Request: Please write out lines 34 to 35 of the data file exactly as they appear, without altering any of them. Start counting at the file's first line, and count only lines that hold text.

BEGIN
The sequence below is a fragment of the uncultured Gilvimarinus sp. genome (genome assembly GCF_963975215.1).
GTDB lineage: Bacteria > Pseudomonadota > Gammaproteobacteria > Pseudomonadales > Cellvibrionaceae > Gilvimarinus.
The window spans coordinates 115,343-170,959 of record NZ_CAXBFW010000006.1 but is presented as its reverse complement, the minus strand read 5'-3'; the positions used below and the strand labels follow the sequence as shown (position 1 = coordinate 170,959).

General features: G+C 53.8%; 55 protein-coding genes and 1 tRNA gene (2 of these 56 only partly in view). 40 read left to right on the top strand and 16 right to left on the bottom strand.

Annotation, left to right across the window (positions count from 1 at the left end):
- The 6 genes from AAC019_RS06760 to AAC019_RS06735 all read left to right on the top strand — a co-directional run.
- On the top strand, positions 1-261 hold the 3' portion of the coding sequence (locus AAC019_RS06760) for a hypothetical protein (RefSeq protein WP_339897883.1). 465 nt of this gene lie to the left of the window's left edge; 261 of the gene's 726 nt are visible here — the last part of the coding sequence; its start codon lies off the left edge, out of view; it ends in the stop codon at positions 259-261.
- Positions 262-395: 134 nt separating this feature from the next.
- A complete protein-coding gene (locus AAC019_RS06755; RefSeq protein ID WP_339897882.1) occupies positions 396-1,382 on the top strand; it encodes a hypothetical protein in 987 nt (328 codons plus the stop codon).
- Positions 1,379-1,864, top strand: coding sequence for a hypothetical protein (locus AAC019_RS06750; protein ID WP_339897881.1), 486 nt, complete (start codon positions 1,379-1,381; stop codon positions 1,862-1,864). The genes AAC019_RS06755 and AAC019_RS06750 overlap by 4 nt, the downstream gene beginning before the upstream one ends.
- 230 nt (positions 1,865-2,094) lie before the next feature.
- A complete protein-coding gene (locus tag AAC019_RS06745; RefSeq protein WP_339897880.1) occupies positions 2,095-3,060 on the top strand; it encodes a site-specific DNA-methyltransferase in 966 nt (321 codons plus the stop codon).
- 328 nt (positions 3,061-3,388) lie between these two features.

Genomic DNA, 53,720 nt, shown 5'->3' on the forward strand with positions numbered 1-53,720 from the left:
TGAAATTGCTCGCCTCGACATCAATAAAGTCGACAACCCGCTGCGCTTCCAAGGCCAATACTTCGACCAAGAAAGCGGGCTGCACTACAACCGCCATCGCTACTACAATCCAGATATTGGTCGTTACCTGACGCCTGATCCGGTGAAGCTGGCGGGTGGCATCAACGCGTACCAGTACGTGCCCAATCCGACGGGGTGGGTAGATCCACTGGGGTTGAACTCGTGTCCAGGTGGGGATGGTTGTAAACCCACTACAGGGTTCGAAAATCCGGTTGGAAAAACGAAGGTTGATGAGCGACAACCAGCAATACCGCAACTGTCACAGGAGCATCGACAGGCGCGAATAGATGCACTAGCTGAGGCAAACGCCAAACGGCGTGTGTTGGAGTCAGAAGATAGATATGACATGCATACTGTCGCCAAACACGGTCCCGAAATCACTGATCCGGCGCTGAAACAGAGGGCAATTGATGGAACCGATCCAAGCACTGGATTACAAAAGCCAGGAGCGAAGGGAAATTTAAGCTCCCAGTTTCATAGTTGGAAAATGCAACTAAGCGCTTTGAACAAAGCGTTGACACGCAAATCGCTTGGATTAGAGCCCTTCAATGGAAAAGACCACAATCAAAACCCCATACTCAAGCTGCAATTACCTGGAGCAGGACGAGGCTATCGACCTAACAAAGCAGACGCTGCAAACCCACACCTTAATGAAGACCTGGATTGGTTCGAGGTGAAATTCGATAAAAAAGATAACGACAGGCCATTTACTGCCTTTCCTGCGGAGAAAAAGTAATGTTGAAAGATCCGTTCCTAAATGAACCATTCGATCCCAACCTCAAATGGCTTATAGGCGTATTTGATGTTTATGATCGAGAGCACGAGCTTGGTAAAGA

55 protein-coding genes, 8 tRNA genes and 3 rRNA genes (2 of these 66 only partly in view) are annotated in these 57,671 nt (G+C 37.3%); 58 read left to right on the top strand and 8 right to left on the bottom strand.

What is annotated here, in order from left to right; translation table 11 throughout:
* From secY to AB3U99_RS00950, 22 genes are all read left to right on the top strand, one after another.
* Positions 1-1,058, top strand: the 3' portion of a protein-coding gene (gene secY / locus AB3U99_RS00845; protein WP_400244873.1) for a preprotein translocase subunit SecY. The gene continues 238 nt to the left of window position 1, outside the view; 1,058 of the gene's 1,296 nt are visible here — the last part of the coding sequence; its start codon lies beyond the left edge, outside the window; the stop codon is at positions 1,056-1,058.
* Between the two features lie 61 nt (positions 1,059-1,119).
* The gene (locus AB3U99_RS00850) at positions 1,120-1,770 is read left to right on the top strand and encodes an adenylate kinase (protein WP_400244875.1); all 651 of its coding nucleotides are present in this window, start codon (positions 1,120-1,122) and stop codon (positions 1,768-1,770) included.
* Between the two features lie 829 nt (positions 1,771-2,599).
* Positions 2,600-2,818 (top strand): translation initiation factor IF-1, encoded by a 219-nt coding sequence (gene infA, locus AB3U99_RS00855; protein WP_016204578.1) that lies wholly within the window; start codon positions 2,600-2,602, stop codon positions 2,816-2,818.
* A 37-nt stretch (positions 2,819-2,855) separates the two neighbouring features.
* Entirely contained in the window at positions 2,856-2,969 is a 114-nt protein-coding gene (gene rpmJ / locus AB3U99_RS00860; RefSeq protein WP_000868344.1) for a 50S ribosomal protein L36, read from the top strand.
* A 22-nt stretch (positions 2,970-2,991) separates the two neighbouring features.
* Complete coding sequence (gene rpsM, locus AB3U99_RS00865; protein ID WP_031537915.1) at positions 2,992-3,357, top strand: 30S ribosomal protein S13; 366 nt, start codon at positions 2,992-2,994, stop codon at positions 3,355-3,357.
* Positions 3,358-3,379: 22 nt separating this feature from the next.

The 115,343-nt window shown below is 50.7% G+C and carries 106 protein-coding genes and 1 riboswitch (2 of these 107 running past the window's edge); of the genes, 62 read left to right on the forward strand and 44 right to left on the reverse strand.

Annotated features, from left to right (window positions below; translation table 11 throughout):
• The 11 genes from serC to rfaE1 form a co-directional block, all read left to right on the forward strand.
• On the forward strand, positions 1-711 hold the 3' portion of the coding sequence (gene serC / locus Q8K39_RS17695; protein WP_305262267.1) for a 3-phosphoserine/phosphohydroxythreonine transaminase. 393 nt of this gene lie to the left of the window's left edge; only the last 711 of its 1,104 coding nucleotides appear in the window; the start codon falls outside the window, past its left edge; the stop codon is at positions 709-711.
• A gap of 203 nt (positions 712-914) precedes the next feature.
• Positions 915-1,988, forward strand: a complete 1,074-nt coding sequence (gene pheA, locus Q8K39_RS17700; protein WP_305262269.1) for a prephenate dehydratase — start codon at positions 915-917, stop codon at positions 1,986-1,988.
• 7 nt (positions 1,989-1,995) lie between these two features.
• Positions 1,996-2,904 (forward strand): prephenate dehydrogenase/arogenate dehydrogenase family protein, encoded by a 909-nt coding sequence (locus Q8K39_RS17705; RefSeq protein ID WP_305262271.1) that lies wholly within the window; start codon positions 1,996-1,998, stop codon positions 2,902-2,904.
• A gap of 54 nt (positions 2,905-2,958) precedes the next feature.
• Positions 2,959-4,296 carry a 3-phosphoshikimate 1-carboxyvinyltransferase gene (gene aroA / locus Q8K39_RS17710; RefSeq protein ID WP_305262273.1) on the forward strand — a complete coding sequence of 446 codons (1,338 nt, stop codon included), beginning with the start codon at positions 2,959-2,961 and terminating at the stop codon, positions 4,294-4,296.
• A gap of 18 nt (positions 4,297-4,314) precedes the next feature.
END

• Positions 915-1,988, forward strand: a complete 1,074-nt coding sequence (gene pheA, locus Q8K39_RS17700; protein WP_305262269.1) for a prephenate dehydratase — start codon at positions 915-917, stop codon at positions 1,986-1,988.
• 7 nt (positions 1,989-1,995) lie between these two features.